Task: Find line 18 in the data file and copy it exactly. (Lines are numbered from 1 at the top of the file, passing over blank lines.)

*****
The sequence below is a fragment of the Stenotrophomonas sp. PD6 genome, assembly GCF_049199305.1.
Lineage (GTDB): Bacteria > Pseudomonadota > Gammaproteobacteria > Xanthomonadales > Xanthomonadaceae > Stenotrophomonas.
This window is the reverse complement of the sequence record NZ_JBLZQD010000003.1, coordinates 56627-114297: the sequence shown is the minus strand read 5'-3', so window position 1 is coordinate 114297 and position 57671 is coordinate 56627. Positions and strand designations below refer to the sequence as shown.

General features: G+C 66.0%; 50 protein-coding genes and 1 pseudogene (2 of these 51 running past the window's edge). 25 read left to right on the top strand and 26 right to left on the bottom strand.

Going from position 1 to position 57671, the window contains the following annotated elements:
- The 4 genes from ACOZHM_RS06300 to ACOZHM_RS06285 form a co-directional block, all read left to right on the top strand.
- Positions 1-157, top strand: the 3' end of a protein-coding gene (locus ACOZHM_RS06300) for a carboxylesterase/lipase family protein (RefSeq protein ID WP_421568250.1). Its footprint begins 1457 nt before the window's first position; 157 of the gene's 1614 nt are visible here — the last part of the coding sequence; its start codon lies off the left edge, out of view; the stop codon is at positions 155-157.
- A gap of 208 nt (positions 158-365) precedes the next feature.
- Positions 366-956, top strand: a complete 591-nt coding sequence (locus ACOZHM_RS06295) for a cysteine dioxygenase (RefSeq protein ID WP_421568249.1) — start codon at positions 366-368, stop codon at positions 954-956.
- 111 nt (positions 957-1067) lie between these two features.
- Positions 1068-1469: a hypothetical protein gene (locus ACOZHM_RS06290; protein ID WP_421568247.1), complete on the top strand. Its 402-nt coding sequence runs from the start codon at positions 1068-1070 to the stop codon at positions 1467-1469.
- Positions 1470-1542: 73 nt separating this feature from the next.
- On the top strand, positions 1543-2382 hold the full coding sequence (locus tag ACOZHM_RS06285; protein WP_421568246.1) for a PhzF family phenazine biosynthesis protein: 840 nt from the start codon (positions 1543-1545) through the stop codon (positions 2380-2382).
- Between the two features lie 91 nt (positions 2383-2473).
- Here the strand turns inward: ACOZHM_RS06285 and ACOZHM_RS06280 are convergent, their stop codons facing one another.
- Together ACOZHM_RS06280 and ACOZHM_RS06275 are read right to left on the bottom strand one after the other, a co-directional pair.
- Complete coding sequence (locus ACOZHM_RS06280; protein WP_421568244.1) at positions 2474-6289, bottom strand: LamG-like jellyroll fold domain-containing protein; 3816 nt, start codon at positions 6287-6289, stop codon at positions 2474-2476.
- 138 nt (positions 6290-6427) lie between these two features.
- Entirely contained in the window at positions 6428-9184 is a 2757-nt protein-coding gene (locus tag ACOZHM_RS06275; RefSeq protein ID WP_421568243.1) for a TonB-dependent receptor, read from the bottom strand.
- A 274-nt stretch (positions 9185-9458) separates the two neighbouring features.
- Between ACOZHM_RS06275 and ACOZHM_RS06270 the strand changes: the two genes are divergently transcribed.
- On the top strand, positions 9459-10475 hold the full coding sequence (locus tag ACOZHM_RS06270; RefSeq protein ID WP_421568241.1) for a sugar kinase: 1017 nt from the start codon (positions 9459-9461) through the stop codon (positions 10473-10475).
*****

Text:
- 138 nt (positions 6290-6427) lie between these two features.